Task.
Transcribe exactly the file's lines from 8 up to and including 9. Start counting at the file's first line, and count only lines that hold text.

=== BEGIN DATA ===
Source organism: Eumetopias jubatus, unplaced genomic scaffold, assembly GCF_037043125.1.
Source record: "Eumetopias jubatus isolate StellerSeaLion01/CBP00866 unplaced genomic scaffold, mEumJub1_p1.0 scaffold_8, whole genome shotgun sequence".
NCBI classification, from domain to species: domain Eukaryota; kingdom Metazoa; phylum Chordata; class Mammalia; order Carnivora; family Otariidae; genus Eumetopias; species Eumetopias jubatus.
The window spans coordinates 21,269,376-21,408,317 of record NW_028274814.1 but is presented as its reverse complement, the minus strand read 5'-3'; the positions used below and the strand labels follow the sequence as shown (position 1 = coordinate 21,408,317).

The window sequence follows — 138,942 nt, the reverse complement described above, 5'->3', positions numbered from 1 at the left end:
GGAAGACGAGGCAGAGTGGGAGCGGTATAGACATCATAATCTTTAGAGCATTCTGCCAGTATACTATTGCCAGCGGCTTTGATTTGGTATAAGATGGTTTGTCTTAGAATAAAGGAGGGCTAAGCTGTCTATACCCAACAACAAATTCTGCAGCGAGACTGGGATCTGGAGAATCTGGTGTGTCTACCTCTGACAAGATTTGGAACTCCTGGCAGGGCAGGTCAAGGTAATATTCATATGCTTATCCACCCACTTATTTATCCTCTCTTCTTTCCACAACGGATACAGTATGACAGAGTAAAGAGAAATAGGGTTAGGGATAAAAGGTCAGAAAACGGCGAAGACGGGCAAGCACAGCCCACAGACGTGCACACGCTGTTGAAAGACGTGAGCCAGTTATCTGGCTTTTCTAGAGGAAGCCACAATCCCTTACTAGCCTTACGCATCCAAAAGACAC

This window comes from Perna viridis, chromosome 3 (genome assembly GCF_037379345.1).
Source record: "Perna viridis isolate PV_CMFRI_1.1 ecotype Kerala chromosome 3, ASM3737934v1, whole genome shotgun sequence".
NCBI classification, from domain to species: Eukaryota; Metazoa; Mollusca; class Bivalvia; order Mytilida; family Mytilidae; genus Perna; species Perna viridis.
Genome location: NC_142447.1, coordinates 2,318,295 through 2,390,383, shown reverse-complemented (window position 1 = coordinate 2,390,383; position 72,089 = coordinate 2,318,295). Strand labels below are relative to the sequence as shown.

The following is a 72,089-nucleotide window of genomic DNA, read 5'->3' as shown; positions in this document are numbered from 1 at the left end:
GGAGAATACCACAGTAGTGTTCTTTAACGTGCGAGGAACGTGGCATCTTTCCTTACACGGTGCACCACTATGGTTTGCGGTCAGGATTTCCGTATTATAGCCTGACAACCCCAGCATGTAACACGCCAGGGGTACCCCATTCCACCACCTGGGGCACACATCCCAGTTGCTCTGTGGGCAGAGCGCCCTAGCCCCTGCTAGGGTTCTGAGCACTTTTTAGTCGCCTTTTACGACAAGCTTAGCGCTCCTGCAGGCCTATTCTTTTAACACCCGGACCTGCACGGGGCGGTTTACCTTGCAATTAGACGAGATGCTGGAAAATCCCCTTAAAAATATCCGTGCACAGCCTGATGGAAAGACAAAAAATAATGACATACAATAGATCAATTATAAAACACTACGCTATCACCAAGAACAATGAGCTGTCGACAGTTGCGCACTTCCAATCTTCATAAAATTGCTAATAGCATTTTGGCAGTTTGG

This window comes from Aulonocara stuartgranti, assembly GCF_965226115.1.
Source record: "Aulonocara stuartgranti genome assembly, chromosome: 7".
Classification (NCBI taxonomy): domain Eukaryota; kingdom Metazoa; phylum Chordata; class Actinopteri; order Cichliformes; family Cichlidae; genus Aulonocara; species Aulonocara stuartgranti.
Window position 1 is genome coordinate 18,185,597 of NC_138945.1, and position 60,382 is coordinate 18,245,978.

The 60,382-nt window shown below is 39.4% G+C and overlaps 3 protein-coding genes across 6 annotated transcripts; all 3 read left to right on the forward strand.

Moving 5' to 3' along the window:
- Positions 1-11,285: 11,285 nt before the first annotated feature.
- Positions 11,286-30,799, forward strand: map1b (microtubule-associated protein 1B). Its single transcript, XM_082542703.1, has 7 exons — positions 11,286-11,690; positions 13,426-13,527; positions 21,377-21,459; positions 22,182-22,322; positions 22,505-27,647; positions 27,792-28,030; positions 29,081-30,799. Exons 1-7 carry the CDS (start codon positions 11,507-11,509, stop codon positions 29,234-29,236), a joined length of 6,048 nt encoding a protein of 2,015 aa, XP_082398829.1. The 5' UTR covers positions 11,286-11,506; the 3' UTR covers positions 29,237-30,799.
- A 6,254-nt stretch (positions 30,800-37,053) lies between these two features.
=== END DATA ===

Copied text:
Source record: "Perna viridis isolate PV_CMFRI_1.1 ecotype Kerala chromosome 3, ASM3737934v1, whole genome shotgun sequence".
NCBI classification, from domain to species: Eukaryota; Metazoa; Mollusca; class Bivalvia; order Mytilida; family Mytilidae; genus Perna; species Perna viridis.